GSA Connects 2022 meeting in Denver, Colorado

Paper No. 31-4
Presentation Time: 9:00 AM-1:00 PM


BAIRD, Chris, Department of Earth Sciences, Montana State University, Bozeman, MT 59717, ORME, Devon, Department of Earth Sciences, Montana State University, PO Box 173480, Bozeman, MT 59717-3480, MALKOWSKI, Matthew A., Department of Geology and Geological Engineering, Colorado School of Mines, Golden, CO 80401 and RONEMUS, Chance, Department of Geosciences, University of Arizona, 1040 E. 4th Street, Tucson, AZ 85721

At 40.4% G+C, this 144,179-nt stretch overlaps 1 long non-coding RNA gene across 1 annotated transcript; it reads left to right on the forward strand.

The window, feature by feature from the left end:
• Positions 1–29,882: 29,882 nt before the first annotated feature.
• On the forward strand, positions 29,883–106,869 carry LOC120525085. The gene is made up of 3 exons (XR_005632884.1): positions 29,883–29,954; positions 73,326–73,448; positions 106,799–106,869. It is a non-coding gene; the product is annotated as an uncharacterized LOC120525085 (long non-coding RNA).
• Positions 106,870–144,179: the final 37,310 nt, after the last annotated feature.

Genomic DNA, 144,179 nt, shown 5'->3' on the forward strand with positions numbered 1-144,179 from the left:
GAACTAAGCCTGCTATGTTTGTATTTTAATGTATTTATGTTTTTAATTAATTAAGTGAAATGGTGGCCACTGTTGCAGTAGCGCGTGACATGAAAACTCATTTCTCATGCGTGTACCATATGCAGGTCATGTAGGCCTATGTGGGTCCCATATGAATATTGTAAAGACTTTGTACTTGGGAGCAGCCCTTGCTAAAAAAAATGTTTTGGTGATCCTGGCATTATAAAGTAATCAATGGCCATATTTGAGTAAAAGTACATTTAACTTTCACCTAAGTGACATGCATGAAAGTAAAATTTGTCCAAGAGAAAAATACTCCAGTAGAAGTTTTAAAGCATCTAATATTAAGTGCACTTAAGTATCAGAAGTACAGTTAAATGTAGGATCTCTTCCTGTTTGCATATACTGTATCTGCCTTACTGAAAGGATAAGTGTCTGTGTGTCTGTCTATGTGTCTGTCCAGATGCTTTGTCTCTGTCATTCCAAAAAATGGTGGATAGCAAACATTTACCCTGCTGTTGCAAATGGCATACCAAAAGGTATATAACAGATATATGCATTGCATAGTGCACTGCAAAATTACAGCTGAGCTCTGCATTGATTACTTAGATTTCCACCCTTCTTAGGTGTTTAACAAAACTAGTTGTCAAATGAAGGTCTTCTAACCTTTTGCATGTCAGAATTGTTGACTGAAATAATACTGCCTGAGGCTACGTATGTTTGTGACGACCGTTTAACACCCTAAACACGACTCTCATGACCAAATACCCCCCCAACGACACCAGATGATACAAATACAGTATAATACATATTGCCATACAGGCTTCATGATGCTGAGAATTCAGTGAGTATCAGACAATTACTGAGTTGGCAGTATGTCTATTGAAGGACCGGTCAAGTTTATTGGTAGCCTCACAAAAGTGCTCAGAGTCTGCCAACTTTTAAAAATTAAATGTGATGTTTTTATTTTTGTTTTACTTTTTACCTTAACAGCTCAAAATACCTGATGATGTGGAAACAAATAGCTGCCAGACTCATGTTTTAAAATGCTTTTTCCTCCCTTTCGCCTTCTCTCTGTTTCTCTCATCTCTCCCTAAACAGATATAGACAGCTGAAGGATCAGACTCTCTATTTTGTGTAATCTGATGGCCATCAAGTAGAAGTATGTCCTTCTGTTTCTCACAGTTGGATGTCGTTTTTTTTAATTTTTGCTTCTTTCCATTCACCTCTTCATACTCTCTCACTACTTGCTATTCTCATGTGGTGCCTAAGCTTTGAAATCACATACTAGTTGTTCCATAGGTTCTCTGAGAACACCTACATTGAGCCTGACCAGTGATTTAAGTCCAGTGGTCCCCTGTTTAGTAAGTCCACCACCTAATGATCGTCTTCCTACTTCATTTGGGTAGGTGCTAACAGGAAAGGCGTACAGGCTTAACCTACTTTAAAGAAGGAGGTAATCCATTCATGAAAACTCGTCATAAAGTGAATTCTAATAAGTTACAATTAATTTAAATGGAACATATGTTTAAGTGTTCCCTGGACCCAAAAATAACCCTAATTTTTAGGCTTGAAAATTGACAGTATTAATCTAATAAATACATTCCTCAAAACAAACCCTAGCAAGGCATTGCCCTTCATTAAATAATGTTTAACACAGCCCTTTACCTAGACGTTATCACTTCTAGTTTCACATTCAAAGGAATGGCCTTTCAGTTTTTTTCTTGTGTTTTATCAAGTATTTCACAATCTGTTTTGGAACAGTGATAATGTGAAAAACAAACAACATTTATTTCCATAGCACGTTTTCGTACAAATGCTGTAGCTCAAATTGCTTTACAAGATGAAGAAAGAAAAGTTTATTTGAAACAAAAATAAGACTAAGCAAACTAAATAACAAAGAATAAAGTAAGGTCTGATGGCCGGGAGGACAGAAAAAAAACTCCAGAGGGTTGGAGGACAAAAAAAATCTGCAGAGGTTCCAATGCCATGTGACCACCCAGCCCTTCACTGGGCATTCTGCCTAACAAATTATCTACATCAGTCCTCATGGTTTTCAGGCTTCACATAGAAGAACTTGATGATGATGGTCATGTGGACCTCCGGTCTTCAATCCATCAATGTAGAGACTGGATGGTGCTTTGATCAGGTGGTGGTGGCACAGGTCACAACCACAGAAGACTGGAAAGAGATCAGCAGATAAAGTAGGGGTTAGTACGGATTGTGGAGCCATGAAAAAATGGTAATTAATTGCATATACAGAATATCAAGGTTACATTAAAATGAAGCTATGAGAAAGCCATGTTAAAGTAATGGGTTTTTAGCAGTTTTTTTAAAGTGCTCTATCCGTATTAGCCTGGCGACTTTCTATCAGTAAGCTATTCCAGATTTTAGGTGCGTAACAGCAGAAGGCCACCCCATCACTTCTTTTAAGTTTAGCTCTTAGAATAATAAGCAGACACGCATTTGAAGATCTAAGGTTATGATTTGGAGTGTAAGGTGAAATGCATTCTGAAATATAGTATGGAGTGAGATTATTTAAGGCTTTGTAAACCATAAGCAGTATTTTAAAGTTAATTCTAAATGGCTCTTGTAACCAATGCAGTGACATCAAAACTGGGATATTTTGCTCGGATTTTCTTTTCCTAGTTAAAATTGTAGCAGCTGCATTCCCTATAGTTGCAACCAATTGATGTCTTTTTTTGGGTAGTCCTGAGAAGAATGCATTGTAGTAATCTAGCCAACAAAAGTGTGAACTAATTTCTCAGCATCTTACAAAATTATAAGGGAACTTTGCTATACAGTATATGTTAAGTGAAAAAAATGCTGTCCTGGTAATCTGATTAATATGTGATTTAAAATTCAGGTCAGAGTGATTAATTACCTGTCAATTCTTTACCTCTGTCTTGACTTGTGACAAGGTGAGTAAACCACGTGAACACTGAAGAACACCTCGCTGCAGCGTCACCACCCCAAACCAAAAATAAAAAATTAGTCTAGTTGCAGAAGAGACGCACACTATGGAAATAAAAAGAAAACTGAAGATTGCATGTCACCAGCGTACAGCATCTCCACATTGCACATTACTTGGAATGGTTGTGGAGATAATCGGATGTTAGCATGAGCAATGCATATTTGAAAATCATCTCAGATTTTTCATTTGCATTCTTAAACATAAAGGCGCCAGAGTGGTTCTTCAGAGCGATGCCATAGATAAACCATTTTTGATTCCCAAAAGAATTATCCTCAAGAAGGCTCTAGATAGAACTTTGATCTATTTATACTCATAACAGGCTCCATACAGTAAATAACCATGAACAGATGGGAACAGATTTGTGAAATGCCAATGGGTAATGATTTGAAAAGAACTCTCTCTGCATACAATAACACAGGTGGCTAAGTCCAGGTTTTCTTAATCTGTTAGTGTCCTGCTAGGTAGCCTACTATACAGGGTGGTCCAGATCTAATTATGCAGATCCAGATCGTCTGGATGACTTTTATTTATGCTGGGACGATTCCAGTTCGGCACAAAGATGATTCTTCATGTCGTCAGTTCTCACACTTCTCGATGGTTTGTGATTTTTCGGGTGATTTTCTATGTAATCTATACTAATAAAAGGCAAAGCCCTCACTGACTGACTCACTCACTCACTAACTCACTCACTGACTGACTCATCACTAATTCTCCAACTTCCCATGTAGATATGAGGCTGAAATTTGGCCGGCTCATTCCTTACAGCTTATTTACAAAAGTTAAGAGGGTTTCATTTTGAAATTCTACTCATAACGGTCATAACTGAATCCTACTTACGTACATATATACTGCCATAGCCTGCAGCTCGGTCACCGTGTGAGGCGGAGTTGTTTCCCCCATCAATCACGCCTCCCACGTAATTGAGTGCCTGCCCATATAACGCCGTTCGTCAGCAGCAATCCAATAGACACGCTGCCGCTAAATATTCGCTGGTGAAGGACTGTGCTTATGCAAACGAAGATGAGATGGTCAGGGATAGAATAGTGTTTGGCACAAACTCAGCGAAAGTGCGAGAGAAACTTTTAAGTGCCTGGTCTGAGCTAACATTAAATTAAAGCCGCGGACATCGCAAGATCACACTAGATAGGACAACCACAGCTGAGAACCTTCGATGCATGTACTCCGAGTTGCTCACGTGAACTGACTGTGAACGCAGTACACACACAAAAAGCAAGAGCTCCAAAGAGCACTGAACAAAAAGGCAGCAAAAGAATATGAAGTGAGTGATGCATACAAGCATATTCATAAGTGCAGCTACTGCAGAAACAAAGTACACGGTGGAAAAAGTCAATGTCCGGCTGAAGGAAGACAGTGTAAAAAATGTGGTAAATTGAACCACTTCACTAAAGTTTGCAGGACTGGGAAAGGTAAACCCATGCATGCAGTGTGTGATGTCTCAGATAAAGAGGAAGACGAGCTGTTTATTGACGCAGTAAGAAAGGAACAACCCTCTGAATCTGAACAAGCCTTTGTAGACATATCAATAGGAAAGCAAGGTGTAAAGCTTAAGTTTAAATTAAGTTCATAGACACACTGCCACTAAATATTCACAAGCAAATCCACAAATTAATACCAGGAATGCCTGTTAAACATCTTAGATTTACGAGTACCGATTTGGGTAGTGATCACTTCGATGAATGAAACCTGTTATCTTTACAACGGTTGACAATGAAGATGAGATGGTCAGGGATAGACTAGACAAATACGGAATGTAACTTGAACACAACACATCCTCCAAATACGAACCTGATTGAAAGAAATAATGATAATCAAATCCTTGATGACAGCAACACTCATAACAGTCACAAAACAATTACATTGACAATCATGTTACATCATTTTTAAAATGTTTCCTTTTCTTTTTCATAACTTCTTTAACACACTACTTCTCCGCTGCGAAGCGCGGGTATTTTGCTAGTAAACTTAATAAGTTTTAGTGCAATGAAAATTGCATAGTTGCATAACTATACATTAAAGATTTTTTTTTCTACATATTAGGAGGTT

The Belt Basin of North America records Mesoproterozoic syntectonic sedimentation, which is now preserved in southwest Montana and eastern Idaho. The Belt Basin’s genesis remains debated despite efforts for nearly a century. Our research focuses on the sedimentology, stratigraphic architecture, and provenance of the LaHood Fm. of the Belt Basin in the Whitehall-Jefferson Canyon area ~80 km west of Bozeman, Montana to determine its depositional environment and tectonic setting, namely rift or intracratonic basin. We document massive sandstones and normally graded bedding, matrix- and clast-supported polymictic pebble-boulder conglomerates, and less abundant massive and laminated siltstones. We interpret these facies to reflect deposition by high-density turbidity currents, subaqueous debris flows, and clastic suspension settling. The architecture of these deposits show alternating modes of deposition between laterally continuous sandstones that are cm to meter(s) thick with occasional normal grading and non-erosional contacts contrasted with bedding comprised of polymictic pebble-boulder conglomerates with erosional contacts, incising relationships, and channelized geometries. Sandstone petrographic and clast count analysis shows consistent arkosic composition among sampled locations, but there are subtle differences, namely the presence of limestone within the conglomeratic facies that are lacking in the sandstone beds. Detrital zircon (DZ) U-Pb geochronologic age populations are defined by a distribution of ages with minor peaks centered at 1.8 Ga and 2.5 Ga and major multimodal peaks between 3.2-3.6 Ga. Comparison of DZs from the LaHood Fm. exposures to the east, in the Bridger Range, show similar age distributions as samples from this study. However, DZs from the Highland Mountains ~40 km west are unique with unimodal age distribution at 1.8 Ga. Provenance for these samples indicate sourcing from Archean cratons as well as rocks resultant from the Big Sky Orogeny (ca. 1.8-1.71 Ga). Our findings point to a sub-aqueous depositional environment dominated by turbidity currents and debris flows within a point sourced fan complex. This is consistent with previous models of LaHood Fm. that interpreted deep-water facies, but differs in that we do not observe and interpret any alluvial fan facies.